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RH lawsuit aims to prevent Crate & Barrel from opening in-store dining concepts
Feb 8, 2017

Restoration Hardware is accusing Crate & Barrel’s top executives, former RH employees Douglas Diemoz, CEO, and Kimberly Ahlheim, ‎director of Food and Beverage, of violating their contracts and sharing RH trade secrets with Crate & Barrel. RH hopes to prevent Crate & Barrel from opening dining concepts in any of its locations for a full year. 

RH lawsuit aims to prevent Crate & Barrel from opening in-store dining concepts
Douglas Diemoz, a defendant in the lawsuit

RH claims to have begun its dining services concept in 2012, opening the first one, 3 Arts Club Cafe, at its Chicago outpost in October 2015. Diemoz was allegedly involved in the planning of the gallery/dining concepts, and when he departed RH, he signed an agreement to not use the brand’s proprietary information. Additionally, he was not allowed to recruit employees for at least one year. Crate & Barrel hired Diemoz in July 2015 in order to launch a comparable dining program for the brand, and Ahlheim was hired with the help of Diemoz in February 2016, with the intention of obtaining additional information about RH’s plans, according to the charges. 

RH lawsuit aims to prevent Crate & Barrel from opening in-store dining concepts
Above and below: The 3 Arts Club Cafe at Restoration Hardware in Chicago

RH lawsuit aims to prevent Crate & Barrel from opening in-store dining concepts

The suit accuses Ahlheim of obtaining confidential details about the gallery/dining development at RH while working there and then sharing them with Crate & Barrel. “Within just a few weeks of her departure from RH, Ahlheim was already implementing a food and beverage business plan for Crate that leveraged her knowledge of proprietary RH information,” the lawsuit reads.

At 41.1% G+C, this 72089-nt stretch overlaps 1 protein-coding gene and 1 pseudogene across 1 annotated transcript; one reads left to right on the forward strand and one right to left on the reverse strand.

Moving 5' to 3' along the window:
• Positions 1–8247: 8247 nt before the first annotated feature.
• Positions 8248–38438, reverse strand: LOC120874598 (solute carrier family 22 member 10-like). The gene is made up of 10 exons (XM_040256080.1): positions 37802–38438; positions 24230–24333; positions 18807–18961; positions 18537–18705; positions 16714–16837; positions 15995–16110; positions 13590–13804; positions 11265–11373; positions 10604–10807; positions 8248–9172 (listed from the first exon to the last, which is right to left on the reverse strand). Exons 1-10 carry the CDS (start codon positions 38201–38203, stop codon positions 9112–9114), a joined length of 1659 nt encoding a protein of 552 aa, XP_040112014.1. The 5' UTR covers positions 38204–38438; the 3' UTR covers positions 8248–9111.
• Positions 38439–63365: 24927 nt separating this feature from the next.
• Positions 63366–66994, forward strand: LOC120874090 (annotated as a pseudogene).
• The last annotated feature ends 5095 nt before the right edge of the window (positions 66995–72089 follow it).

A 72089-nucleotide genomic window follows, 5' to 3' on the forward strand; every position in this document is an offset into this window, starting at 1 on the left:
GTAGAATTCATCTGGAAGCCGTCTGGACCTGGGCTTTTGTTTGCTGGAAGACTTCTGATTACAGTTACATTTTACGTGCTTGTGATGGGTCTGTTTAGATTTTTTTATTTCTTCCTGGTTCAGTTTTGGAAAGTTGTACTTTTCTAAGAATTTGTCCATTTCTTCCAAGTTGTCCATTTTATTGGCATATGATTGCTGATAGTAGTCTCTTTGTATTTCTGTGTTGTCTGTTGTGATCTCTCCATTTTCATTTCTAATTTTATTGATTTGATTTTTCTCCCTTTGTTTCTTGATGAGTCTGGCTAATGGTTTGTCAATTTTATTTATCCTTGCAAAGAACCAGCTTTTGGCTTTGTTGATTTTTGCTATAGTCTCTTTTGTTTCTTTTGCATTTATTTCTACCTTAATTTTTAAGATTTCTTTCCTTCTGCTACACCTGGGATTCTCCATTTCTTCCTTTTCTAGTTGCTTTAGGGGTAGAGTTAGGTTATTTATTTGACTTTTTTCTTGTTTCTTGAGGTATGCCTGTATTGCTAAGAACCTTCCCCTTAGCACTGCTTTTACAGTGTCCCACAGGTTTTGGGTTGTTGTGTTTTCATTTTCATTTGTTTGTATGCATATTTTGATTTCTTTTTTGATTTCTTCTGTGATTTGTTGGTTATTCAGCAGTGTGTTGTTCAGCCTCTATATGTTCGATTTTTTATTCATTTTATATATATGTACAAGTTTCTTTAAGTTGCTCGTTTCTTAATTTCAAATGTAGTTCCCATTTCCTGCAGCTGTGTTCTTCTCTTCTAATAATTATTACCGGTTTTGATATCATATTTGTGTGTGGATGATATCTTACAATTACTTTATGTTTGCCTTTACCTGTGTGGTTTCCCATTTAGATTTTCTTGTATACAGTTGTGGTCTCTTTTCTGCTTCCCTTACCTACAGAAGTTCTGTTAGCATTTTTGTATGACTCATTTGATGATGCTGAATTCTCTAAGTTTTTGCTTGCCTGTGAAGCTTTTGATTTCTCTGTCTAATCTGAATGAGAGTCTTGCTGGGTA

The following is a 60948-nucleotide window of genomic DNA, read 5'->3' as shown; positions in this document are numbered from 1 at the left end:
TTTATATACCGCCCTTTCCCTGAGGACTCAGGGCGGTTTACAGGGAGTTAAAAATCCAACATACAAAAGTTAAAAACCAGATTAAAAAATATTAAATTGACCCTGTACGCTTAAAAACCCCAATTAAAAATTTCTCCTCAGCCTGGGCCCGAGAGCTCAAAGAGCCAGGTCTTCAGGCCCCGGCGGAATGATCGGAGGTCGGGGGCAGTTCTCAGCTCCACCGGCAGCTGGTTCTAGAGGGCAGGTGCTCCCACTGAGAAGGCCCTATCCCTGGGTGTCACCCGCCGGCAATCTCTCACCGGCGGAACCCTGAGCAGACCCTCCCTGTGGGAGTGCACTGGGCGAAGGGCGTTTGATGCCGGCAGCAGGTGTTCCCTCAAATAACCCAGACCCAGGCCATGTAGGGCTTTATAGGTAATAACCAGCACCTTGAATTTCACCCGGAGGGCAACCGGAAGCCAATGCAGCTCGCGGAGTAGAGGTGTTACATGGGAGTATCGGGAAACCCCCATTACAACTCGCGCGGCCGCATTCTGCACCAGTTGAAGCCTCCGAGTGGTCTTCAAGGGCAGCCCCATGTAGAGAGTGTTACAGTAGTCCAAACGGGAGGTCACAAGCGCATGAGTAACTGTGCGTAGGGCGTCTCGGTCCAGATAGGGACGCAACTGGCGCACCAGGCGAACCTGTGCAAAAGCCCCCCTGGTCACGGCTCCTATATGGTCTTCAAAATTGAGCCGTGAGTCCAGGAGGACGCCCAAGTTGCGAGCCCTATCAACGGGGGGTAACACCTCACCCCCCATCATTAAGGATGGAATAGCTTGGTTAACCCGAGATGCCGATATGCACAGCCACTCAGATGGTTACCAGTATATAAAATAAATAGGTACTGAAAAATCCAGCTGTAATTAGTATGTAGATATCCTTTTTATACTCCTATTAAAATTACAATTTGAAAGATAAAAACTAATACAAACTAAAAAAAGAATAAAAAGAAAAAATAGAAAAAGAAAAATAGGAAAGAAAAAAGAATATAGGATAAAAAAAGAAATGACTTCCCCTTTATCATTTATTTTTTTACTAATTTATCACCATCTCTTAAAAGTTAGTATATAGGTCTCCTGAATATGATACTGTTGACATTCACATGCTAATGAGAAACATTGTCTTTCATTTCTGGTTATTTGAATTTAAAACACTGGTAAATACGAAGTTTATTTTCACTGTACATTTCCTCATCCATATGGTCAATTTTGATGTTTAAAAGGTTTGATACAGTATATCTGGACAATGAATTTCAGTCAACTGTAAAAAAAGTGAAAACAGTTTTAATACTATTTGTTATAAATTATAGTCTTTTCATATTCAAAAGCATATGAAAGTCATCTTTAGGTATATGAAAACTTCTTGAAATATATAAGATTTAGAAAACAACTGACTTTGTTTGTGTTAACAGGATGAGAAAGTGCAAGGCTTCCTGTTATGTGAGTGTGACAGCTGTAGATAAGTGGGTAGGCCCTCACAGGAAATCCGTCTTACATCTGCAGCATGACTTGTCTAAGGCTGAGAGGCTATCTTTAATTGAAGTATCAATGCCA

In addition to preventing Crate & Barrel from opening in-store dining options for a year, RH’s suit asks Ahlheim and Diemoz to delete all proprietary information they have, and for Crate & Barrel to prevent Ahlheim from working in a capacity where she’d be able to implement her existing, relevant knowledge of RH for a full year. 

“RH has filed the lawsuit in order to protect its intellectual property,” said the company’s spokesperson. “RH has invested significant resources and time in developing its operational and growth strategies. We believe that Crate & Barrel is trying to gain an unfair competitive advantage by unlawfully obtaining RH’s proprietary information and trade secrets and that these former RH personnel have violated their confidentiality and contractual obligations to RH. We take this matter very seriously, are confident the facts support our position, and look forward to vigorously pursuing these claims.”

The suit, filed in California Superior Court in San Francisco County, can be read here. Crate & Barrel has not responded to EAL’s request for comment. 

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